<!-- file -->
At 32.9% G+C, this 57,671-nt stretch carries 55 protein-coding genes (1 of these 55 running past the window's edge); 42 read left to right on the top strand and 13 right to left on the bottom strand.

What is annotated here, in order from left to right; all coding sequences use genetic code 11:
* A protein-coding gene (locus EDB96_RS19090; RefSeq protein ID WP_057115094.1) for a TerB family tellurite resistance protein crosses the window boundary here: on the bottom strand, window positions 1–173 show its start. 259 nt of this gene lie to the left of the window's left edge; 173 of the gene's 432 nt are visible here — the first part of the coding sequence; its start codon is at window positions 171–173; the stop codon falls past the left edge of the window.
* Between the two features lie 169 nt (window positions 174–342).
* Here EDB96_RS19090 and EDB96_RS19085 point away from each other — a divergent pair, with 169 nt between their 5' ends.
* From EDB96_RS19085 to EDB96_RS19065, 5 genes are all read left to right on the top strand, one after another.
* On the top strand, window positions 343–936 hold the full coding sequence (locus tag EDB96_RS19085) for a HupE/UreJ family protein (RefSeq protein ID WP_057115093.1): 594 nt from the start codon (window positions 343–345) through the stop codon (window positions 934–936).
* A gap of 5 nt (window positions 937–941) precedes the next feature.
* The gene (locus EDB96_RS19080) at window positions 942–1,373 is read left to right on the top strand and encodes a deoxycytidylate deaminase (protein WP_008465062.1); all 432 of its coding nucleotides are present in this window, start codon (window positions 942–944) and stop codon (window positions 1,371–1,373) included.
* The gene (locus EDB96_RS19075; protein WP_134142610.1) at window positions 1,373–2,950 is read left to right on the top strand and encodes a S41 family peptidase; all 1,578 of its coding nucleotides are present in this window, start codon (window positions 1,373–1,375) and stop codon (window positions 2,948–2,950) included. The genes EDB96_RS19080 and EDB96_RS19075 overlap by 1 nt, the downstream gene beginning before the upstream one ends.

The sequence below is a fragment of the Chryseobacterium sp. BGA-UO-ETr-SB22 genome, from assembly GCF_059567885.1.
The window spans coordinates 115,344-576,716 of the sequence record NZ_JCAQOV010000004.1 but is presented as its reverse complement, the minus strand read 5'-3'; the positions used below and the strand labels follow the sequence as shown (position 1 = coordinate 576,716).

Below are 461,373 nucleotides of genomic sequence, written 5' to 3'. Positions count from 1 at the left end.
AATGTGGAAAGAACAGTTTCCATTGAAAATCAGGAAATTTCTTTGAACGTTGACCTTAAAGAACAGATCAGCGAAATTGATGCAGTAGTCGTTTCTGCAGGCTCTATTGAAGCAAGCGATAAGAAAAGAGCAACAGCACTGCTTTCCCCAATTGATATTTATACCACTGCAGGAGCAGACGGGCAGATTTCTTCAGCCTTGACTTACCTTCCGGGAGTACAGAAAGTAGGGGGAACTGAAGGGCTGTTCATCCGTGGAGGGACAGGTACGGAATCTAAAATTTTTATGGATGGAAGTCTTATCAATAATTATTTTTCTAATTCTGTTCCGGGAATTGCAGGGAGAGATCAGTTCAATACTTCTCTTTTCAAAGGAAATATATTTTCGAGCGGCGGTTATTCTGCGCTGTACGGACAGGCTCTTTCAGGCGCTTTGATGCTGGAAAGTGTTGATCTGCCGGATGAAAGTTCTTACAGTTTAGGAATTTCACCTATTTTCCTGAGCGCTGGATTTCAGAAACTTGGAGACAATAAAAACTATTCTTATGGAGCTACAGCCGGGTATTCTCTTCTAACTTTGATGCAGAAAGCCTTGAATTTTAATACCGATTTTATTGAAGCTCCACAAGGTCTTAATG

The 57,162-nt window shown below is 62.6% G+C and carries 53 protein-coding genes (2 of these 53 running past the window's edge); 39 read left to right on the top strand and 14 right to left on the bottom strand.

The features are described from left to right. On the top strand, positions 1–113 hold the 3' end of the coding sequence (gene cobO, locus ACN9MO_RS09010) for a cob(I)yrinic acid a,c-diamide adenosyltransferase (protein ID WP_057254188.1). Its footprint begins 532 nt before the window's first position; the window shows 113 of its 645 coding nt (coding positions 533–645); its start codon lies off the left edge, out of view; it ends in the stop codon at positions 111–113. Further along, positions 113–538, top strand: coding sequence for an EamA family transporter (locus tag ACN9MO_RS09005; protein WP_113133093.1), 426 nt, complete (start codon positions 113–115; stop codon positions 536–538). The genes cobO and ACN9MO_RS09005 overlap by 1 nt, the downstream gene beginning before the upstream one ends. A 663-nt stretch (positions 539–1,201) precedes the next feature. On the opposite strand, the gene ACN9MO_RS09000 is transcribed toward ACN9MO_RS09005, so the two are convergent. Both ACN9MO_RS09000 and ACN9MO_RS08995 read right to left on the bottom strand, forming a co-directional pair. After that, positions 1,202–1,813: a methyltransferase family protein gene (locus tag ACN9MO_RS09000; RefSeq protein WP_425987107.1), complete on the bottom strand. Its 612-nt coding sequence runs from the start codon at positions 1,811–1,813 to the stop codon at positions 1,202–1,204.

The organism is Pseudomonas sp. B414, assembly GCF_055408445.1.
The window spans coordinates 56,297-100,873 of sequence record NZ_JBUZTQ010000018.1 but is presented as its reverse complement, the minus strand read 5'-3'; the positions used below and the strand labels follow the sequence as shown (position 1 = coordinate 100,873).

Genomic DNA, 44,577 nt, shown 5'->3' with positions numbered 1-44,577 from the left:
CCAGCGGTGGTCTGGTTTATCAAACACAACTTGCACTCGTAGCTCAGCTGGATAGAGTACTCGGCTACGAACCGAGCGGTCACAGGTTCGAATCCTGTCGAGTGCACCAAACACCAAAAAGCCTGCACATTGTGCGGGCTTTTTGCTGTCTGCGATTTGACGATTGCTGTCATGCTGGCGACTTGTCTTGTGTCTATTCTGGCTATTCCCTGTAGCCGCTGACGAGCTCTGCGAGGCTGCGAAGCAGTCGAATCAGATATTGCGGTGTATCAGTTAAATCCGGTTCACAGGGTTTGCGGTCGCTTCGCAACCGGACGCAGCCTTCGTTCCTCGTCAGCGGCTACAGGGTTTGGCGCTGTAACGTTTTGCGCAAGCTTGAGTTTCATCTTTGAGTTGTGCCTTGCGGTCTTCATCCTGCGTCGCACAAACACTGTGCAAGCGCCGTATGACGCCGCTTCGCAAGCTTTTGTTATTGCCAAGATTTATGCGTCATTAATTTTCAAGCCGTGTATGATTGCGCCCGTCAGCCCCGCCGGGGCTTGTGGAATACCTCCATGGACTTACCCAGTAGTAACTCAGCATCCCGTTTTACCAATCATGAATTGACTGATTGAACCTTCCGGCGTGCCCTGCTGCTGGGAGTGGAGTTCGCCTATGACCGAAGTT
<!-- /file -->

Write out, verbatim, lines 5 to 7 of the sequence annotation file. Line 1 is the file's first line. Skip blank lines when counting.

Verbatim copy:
* Here EDB96_RS19090 and EDB96_RS19085 point away from each other — a divergent pair, with 169 nt between their 5' ends.
* From EDB96_RS19085 to EDB96_RS19065, 5 genes are all read left to right on the top strand, one after another.
* On the top strand, window positions 343–936 hold the full coding sequence (locus tag EDB96_RS19085) for a HupE/UreJ family protein (RefSeq protein ID WP_057115093.1): 594 nt from the start codon (window positions 343–345) through the stop codon (window positions 934–936).